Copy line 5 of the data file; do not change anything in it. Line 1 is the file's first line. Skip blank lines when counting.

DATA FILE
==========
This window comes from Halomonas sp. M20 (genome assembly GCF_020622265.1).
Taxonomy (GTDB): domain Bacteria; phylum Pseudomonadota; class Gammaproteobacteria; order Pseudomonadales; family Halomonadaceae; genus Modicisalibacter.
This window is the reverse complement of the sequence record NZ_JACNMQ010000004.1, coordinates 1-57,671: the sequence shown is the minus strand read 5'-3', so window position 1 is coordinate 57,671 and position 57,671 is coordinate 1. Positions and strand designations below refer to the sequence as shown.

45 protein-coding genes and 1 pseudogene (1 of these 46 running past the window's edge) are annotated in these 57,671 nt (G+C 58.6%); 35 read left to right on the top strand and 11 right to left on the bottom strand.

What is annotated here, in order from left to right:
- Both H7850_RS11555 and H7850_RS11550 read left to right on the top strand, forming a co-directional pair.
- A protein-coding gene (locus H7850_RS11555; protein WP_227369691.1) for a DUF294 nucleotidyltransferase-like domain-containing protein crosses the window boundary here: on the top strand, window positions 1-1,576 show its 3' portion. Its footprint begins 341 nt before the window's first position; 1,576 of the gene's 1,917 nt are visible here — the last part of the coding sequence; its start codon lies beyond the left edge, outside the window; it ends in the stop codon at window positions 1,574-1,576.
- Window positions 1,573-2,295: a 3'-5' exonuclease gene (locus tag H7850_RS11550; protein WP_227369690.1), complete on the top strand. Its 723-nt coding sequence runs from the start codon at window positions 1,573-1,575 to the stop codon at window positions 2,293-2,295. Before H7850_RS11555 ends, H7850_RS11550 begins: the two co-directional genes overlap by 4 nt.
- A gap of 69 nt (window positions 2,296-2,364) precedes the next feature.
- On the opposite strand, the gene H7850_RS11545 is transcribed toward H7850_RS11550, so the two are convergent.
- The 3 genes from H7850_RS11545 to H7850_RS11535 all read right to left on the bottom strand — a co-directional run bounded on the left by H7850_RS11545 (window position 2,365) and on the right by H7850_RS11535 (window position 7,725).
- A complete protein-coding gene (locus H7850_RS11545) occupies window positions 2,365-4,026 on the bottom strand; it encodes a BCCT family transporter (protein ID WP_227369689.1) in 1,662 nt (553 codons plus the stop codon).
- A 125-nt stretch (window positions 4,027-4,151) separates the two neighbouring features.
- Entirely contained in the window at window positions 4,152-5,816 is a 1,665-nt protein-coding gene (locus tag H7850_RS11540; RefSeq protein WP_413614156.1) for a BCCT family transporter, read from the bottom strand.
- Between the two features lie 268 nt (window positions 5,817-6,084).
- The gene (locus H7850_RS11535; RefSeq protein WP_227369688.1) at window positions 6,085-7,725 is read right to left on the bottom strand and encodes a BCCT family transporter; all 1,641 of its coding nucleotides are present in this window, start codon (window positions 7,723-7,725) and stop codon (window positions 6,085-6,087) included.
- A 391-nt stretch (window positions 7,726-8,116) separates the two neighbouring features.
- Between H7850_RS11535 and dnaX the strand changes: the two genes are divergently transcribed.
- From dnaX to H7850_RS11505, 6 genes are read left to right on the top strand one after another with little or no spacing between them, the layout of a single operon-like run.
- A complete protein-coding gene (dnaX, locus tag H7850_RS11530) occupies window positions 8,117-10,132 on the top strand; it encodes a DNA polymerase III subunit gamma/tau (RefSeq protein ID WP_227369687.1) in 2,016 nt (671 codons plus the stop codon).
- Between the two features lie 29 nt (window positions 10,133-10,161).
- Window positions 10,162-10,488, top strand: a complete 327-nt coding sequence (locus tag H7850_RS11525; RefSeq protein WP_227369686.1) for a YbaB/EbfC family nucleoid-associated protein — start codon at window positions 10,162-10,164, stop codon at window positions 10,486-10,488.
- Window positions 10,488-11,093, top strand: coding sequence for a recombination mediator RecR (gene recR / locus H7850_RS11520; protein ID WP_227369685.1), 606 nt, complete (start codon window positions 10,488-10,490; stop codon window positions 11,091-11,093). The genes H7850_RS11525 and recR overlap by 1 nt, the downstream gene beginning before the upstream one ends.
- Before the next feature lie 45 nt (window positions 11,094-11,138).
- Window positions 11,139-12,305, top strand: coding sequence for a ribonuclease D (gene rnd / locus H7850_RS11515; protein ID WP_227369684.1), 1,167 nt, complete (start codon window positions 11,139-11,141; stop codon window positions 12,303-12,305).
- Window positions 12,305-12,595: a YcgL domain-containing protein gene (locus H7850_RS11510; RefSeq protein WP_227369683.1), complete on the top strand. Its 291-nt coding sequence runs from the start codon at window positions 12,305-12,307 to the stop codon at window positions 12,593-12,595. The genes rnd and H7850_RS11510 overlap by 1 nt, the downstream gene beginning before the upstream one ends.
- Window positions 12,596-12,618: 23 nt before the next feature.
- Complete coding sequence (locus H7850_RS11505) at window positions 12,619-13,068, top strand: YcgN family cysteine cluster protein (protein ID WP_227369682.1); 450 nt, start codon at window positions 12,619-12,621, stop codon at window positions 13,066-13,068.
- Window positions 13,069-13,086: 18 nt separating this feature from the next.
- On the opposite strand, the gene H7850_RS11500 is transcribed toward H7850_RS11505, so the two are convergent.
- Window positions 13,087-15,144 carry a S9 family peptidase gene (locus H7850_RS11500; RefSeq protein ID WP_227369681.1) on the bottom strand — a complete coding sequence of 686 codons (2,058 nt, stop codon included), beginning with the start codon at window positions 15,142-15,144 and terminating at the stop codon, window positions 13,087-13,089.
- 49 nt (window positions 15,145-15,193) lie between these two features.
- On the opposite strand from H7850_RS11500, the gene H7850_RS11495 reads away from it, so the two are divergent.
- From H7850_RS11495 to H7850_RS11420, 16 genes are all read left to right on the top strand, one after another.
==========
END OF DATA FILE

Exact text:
What is annotated here, in order from left to right: